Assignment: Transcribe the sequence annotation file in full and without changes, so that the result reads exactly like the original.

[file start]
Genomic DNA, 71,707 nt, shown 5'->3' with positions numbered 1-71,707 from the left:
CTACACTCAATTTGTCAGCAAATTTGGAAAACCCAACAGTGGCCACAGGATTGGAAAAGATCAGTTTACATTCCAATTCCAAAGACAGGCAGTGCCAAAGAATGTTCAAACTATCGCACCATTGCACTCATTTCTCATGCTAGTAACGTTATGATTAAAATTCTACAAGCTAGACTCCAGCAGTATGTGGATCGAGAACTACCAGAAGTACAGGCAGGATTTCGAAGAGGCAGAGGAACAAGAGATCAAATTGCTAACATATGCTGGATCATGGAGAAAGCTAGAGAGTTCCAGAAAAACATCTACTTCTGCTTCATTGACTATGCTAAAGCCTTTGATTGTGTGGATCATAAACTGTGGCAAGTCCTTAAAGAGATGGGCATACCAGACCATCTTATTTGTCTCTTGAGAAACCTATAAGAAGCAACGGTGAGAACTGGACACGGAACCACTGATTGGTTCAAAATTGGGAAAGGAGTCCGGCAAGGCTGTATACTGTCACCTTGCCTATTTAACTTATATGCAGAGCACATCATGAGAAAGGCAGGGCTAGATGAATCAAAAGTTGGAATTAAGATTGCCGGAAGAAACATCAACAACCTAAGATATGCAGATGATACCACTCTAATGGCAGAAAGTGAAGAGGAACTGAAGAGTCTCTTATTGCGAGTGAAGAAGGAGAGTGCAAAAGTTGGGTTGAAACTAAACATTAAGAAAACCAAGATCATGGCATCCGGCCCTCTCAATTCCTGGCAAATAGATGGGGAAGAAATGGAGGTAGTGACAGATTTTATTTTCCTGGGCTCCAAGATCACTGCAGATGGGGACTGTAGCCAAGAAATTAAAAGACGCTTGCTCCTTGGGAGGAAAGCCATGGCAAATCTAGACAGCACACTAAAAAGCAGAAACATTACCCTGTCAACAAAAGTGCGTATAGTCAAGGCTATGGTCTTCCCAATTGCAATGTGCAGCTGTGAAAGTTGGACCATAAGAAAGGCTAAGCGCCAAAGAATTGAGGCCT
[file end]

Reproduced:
Genomic DNA, 71,707 nt, shown 5'->3' with positions numbered 1-71,707 from the left:
CTACACTCAATTTGTCAGCAAATTTGGAAAACCCAACAGTGGCCACAGGATTGGAAAAGATCAGTTTACATTCCAATTCCAAAGACAGGCAGTGCCAAAGAATGTTCAAACTATCGCACCATTGCACTCATTTCTCATGCTAGTAACGTTATGATTAAAATTCTACAAGCTAGACTCCAGCAGTATGTGGATCGAGAACTACCAGAAGTACAGGCAGGATTTCGAAGAGGCAGAGGAACAAGAGATCAAATTGCTAACATATGCTGGATCATGGAGAAAGCTAGAGAGTTCCAGAAAAACATCTACTTCTGCTTCATTGACTATGCTAAAGCCTTTGATTGTGTGGATCATAAACTGTGGCAAGTCCTTAAAGAGATGGGCATACCAGACCATCTTATTTGTCTCTTGAGAAACCTATAAGAAGCAACGGTGAGAACTGGACACGGAACCACTGATTGGTTCAAAATTGGGAAAGGAGTCCGGCAAGGCTGTATACTGTCACCTTGCCTATTTAACTTATATGCAGAGCACATCATGAGAAAGGCAGGGCTAGATGAATCAAAAGTTGGAATTAAGATTGCCGGAAGAAACATCAACAACCTAAGATATGCAGATGATACCACTCTAATGGCAGAAAGTGAAGAGGAACTGAAGAGTCTCTTATTGCGAGTGAAGAAGGAGAGTGCAAAAGTTGGGTTGAAACTAAACATTAAGAAAACCAAGATCATGGCATCCGGCCCTCTCAATTCCTGGCAAATAGATGGGGAAGAAATGGAGGTAGTGACAGATTTTATTTTCCTGGGCTCCAAGATCACTGCAGATGGGGACTGTAGCCAAGAAATTAAAAGACGCTTGCTCCTTGGGAGGAAAGCCATGGCAAATCTAGACAGCACACTAAAAAGCAGAAACATTACCCTGTCAACAAAAGTGCGTATAGTCAAGGCTATGGTCTTCCCAATTGCAATGTGCAGCTGTGAAAGTTGGACCATAAGAAAGGCTAAGCGCCAAAGAATTGAGGCCT